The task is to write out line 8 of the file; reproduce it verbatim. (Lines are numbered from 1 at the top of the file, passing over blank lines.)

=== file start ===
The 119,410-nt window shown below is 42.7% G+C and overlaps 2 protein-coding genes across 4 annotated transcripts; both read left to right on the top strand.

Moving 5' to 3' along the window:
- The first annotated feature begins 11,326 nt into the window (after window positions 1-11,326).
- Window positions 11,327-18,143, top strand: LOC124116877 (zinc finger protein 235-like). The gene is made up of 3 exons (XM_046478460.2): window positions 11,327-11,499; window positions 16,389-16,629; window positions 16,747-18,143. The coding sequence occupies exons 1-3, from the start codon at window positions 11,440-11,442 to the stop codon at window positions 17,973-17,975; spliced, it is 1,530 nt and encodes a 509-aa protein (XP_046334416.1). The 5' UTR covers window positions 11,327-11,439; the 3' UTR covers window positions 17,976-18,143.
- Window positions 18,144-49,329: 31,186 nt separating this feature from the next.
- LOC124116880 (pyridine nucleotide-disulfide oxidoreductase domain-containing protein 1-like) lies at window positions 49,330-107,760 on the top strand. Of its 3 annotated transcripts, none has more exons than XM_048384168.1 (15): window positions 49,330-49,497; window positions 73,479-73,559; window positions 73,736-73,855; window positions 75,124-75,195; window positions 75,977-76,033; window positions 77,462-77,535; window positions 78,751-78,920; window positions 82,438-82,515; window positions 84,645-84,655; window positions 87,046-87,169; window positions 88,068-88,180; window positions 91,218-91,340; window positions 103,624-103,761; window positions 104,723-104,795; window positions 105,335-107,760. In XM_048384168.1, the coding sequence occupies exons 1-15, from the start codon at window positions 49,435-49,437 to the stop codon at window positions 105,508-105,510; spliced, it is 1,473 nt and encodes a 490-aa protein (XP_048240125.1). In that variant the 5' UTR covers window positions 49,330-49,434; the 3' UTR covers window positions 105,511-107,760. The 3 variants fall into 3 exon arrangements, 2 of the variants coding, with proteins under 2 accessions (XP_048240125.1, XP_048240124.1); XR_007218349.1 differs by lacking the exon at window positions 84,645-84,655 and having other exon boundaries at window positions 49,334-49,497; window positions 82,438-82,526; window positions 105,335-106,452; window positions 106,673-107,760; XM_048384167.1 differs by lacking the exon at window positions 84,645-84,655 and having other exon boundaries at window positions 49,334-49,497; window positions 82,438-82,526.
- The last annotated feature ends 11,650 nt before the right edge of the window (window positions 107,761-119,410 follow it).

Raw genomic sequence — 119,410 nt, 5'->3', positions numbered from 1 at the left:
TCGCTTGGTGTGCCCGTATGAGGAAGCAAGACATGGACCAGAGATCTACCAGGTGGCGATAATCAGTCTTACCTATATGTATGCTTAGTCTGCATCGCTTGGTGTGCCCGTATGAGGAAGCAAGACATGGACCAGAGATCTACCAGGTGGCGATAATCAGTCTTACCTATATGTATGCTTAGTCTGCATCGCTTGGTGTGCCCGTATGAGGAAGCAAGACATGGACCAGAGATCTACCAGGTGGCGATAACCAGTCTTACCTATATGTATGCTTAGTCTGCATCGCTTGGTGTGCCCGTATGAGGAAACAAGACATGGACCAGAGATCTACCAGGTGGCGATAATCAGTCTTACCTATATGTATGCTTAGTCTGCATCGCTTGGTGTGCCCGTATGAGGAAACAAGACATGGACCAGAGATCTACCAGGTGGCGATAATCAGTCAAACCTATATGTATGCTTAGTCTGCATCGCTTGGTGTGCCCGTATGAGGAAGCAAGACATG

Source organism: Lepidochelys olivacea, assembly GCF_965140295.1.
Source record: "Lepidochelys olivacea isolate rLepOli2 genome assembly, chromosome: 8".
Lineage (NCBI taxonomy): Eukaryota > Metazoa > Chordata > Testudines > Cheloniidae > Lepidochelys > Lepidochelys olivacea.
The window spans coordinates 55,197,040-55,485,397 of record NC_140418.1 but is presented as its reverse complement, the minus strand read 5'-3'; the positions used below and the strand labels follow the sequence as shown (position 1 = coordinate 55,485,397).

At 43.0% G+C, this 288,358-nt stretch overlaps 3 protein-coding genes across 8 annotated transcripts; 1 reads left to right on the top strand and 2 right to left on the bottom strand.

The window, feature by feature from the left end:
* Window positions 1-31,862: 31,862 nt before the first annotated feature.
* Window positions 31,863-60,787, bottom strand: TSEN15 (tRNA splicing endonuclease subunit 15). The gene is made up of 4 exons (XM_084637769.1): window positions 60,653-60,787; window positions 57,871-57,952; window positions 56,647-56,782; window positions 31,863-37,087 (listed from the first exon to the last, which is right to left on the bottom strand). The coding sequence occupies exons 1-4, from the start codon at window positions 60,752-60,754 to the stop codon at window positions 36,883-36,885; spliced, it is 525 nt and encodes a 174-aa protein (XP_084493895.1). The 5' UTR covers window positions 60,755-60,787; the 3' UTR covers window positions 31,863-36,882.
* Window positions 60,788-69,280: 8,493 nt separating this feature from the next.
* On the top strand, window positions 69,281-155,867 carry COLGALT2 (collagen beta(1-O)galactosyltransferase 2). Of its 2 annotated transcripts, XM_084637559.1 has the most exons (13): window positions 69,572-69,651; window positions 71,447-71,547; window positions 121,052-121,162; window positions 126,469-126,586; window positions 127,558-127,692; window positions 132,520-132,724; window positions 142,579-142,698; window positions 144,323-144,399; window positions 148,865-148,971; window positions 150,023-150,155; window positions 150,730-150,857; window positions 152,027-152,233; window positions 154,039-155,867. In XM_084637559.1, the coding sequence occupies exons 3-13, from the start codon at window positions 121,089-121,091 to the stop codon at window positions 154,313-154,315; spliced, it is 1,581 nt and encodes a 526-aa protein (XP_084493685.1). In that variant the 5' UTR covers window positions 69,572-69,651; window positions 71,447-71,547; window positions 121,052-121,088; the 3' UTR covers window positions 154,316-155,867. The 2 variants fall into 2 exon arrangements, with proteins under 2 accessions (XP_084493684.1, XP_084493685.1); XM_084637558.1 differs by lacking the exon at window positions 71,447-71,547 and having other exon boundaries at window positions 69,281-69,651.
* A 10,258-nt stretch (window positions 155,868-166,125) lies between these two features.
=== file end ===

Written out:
Raw genomic sequence — 119,410 nt, 5'->3', positions numbered from 1 at the left: